When Taco Salad Won’t Do
My June/July Taste of Home couldn’t have come at a more fortuitous time. A chunk of family I rarely see (aunt, uncle, cousins, grandma—ok, I did see her last year) will be visiting over Memorial Day weekend. I suggested they come out to Brooklyn Sunday afternoon since it seems like it would be easier just to cook than to deal with a large group in a neighborhood that's not big on taking reservations (Lucali would be ideal but I can't even subject myself to that nightly pileup) and offers little more than Italian-American food (I already acquiesced on Little Italy for Thursday!) within a reasonable walking distance for car people.
Not everyone has relatives that would enjoy Jean Georges, Scarpetta, Pulino's, The Modern or wherever else it is that blogs and magazines often recommend you take adult out-of-towners. Two-starred as of a few minutes ago, Prime Meats, is the closest restaurant to my apartment but cramped, two-hour-wait eateries staffed by "a crew of handsome men and women dressed as if ready to ride horses back home to Bushwick, where they trap beaver and make their own candles" just isn't going to fly even with these visitors from The Beaver State.
But now I am mildly, only mildly, concerned because I know when people say “oh, I’ll eat anything” that is absolutely untrue. And frankly, I have no idea what this crew likes to eat. You never know what will give someone pause. In the past it has been cilantro and banh xeo (I know, I know, but it’s just an omelet filled with vegetables and meat). I am not saying they are yokels. One West Coast peculiarity is an affinity for wine even if you’re not a foodie type—they are bringing wine from a friend’s vineyard—but American flavors are probably a safer bet, cuisine-wise. I will temper my love of the fishy, fermented and mouth-burning.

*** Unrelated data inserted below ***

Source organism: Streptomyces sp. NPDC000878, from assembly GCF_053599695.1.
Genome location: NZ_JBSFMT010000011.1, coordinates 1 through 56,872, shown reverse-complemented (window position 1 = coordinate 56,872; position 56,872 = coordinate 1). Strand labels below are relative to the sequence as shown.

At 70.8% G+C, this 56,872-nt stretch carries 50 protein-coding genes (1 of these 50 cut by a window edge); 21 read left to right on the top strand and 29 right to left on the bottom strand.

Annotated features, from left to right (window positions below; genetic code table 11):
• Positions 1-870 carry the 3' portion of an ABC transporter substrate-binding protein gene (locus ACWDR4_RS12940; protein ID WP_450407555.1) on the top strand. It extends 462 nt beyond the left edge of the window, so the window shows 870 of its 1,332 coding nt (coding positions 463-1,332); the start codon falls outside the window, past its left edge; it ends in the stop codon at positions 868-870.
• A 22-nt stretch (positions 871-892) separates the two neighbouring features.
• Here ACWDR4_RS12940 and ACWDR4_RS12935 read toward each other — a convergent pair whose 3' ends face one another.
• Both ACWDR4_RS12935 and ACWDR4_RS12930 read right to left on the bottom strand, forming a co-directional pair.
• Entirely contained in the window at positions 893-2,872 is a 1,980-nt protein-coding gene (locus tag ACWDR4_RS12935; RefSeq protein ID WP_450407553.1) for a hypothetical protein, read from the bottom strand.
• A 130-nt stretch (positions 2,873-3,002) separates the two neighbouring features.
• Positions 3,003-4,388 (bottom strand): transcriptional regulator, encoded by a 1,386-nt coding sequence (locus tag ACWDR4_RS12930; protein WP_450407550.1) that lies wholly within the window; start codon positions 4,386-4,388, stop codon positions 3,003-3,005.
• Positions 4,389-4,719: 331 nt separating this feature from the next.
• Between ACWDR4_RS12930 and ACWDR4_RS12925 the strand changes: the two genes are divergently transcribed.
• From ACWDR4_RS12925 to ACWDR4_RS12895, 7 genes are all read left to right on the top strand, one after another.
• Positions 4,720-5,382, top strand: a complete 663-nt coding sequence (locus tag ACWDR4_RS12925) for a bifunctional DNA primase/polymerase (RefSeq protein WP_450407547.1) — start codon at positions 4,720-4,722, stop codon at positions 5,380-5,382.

And this is where I look to Taste of Home for guidance. So, what does America like to eat? I’m baffled by a taco salad recipe that is to-the-letter what we’d eat on a regular basis 25 years ago, the only difference being something called Western dressing instead of Catalina (I thought that maybe they were the same, but I’ve been schooled). I only turn into a food snob when I think about things like taco salad–Americans should not be eating like this still.
A search for taco salad on the Taste of Home site brings up 176 results, including a taco salad waffle, tater tot taco salad and the pictured patriotic taco salad. Readers undeniably score high marks for creativity.
Amidst the enchilada lasagna and chiles rellenos casserole, there is also a recipe for flour tortillas. Impressive, and more labor-intensive than I would expect from a weeknight cook. On the other hand, there’s nothing remotely spicy about the Thai chicken salad, all full of sesame-ginger dressing, peanut sauce and chow mein noodles.
I also couldn’t ignore the Cooking for Grandma contest featuring a 10-year-old boy who loves to fry (doughnuts and fried pickles are his two specialties). He came up with a recipe for Mexican ice cream (vanilla rolled in crushed cornflakes, sugar, cinnamon and honey). What’s up with all the Mexican-ish flair?
I almost went down that vague path myself; the grilled leg of lamb with ancho chile marinade in the new Bon Appetit jumped out at me (yes, I quickly eschewed Taste of Home for Bon Appetit). But lamb? Not always a crowd-pleaser. Ancho powder seems benign, as well, but who's to say.
Tunisian chile sauce is no one’s taste of home either, but I am leaning toward the harissa-marinated top sirloin tips from the same issue. Everyone loves steak, right? Well, they’re going to, dammit. Now, I just need a few sides that don’t involve cream cheese.